Mince the onion and red bell pepper. Grate the cheese, if necessary. In a large bowl, mix together the minced vegetables, mayonnaise, mustard and shredded cheese. Once the cowpeas are cooled completely, add them in too. (Remember, warm cowpeas will melt the grated cheese, so be patient and let them cool completely!) Season the salad with salt and pepper and refrigerate it for at least an hour before serving.

To make red pepper cups: shop for wide, regularly shape bell peppers with flat bottoms. Cut the top off each bell pepper and pull out the ribs and seeds. Fill the pepper cup it with salad. That’s it! Simplest fancy pants garnish ever.

Kathryn

Local Box Picnic: Montopolis Sports Complex

The second weekend in our picnic adventure took my husband and me to far east Austin. We stumbled upon the Montopolis Youth Sports Complex when we were looking for Roy G. Guerrero Colorado River Park on Saturday night.

After a jaunt east on Airport Boulevard from I-35 and a winding drive through the Montopolis neighborhood, Rami and I found ourselves at 400 Grove Boulevard, the address registered with Google Maps for Guerrero Park.There is a parking lot and some trailheads that lead into Guerrero Park at that address, but the more obvious landmark there is this lovely sports area. Montopolis Youth Sports Complex has a few baseball fields with concession stands and bleachers, a batting cage and a small playground. We counted six picnic tables at the park, situated near trash cans at the edges of each playing field.

There are lots of tall trees at the park, and most of the recreation areas around the baseball fields are in full or partial shade. It’s obvious from the manicured lawns and clean trails that the Montopolis Sports Complex is well cared for, and it’s probably very busy during baseball, softball and tee-ball seasons. However, we were the only souls there at dinner time on Saturday night.

The menu for this week’s picnic featured tons of local veggies in various salad preparations. We were gluten free except for some pita bread and vegan, since I forgot my bacon-laden potato salad at home:

These salads were a really easy picnic menu since I was able to make most of them ahead of time during the week. I don’t know what I was thinking packing pickled beets on a picnic. They taste awesome, but the magenta beet juice threatened to stain our orange picnic blanket with every bite!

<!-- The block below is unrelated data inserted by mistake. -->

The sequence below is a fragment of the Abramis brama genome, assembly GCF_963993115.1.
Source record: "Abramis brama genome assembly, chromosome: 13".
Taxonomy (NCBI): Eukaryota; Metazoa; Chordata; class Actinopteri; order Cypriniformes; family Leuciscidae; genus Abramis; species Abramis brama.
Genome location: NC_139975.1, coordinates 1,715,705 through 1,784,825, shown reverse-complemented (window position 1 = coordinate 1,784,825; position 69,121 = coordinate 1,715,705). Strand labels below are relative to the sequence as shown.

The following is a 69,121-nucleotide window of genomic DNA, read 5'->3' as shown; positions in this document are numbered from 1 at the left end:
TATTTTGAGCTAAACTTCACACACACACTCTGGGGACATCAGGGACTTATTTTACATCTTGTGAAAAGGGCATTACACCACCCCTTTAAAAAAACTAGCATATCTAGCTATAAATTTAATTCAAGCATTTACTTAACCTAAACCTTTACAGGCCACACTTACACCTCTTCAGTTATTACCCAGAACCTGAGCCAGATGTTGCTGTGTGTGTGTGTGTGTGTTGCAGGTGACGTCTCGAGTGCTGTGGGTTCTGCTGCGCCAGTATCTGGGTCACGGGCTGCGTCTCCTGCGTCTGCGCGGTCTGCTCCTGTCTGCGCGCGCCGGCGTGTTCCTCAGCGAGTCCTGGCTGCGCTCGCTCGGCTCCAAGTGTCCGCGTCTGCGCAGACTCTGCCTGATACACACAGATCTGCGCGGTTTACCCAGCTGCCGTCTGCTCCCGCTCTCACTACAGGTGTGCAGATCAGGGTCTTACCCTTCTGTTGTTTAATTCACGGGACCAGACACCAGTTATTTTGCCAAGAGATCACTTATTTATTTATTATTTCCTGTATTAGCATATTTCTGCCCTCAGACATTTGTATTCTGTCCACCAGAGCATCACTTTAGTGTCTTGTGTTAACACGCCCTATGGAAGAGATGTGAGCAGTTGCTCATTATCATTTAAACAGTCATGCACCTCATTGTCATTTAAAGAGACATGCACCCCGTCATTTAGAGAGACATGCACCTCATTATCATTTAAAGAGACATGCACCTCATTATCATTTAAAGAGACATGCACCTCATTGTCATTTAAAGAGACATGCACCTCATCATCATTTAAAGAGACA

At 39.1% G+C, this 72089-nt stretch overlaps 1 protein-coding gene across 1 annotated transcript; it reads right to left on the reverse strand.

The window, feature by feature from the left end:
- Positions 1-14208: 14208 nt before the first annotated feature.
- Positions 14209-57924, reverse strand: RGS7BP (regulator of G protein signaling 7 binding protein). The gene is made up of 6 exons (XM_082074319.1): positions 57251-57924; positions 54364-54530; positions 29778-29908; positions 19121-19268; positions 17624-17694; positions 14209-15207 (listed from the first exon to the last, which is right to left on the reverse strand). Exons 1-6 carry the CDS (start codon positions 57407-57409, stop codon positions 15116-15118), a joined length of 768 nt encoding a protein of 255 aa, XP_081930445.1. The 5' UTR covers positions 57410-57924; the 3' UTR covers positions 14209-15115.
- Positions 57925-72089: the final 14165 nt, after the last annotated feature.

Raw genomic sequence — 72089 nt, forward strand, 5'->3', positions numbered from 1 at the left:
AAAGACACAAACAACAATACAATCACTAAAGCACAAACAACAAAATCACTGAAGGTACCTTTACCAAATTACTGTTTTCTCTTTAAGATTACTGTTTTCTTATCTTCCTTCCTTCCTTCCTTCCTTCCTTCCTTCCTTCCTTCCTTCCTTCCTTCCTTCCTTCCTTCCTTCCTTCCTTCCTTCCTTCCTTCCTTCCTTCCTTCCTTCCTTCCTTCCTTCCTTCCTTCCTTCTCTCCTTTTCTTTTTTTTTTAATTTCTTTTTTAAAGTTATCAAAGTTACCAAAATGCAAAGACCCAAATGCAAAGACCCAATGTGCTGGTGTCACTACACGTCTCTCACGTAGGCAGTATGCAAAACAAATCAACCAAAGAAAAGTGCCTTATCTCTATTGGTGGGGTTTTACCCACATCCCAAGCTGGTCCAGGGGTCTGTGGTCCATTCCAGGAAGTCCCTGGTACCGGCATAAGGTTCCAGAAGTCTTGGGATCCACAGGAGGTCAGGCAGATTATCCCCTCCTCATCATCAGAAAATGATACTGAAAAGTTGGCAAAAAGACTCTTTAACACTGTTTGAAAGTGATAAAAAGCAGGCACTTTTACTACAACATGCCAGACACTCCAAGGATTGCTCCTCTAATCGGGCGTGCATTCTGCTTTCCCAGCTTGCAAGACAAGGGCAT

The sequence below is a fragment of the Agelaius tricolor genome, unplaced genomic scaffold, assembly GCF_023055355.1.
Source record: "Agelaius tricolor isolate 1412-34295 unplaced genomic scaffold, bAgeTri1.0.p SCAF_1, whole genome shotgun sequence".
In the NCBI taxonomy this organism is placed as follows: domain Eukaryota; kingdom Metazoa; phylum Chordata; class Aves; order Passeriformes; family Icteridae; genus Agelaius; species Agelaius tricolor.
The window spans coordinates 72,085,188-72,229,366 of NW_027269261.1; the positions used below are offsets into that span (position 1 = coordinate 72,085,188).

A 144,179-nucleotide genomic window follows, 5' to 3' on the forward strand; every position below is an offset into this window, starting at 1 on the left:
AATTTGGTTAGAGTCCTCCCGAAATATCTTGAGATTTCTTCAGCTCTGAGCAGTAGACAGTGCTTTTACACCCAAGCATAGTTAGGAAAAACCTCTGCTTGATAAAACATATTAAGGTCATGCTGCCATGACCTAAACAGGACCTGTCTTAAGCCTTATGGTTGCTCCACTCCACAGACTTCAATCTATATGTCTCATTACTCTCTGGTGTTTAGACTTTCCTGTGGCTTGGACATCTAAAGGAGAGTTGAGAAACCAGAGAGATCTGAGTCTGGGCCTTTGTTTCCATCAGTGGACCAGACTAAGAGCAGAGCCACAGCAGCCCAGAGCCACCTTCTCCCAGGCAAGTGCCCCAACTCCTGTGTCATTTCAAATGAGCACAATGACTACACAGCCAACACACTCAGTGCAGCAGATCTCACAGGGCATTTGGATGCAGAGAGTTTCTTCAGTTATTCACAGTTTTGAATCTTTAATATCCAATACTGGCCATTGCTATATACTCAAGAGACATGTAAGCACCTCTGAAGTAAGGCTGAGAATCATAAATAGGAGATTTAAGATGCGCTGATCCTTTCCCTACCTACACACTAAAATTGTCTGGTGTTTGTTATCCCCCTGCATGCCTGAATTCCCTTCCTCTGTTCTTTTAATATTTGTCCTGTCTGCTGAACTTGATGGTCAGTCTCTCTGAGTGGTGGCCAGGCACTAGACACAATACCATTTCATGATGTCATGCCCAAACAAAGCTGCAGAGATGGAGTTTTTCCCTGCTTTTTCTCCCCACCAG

The wax beans and green beans from Acadian and Tecolote Farms were the standout ingredients in this week’s picnic. I used these fresh treasures in place of canned green beans in my favorite four bean salad recipe.

Four Bean Salad (serves 6)
One bunch fresh green beans
One bunch fresh wax (yellow) beans
15 oz. can garbanzo beans
15 oz. can kidney beans
Two green bell peppers, seeded and ribbed
Red or purple onion
1/4 cup olive oil
1/4 cup canola oil
1/4 cup red wine or cider vinegar
1/4 cup white vinegar
1/2 white sugar
1 teaspoon salt
1 teaspoon black pepper

Preparation: trim ends off of green and yellow beans, then snap beans into bite-sized pieces.Bring a scant inch of salted water to a boil in a large saute pan. Add fresh beans, cover and cook for about five minutes, until beans are tender. Drain the beans and set aside to cool. Meanwhile, open and drain canned beans. Chop the bell peppers and onion into small pieces.  In a small bowl, whisk together oils, vinegars, sugar, salt and pepper. Put all the beans, onion and pepper into a large salad bowl and pour dressing over the top. Cover and refrigerate overnight before serving.

Scrambled Tofu

This right here is the breakfast of champions. Seriously. It’s a great mixture of protein and vegetables, perfect for starting your day off right. As you can imagine, it’s easily customizable with any combo of veggies and herbs you want to try, and it reheats surprisingly well. I make a big batch on Sunday nights and eat it for breakfast during the week.

You might be a bit skeptical about scrambling tofu, and I don’t blame you. But if you like tofu at all, you need to give this a shot because, as famous vegan chef Isa Moskovitz says, tofu really is made to be scrambled. It has a great texture that’s similar to scrambled eggs, and a little bright-yellow turmeric even makes it look a little eggy. I thawed some frozen tofu for this batch, which is why it looks a little breadlike in the pictures above. This is a particularly good way to use frozen tofu, as you don’t notice its altered texture very much (frozen tofu is much more chewy and spongy than fresh tofu).

Let me know what you think, and if you try any other veggie/herb combos.

Scrambled Tofu (adapted from The Post-Punk Kitchen)

1 lb. extra firm tofu, drained and pressed
2 tablespoons olive oil
1 medium chopped onion (about a cup)
2 portabella mushroom caps, diced (or 2 cups cremini mushrooms, thinly sliced)
1 bell pepper, diced
2-3 cloves garlic, minced
1/4 cup nutritional yeast (optional)*
juice of 1/2 a lime (about 1/4 cup)
1/2 cup cilantro, chopped

Spice Blend
2 teaspoons cumin
1 teaspoon thyme
1 teaspoon smoked paprika (regular is fine, but I love the smokiness this adds)
1/2 teaspoon turmeric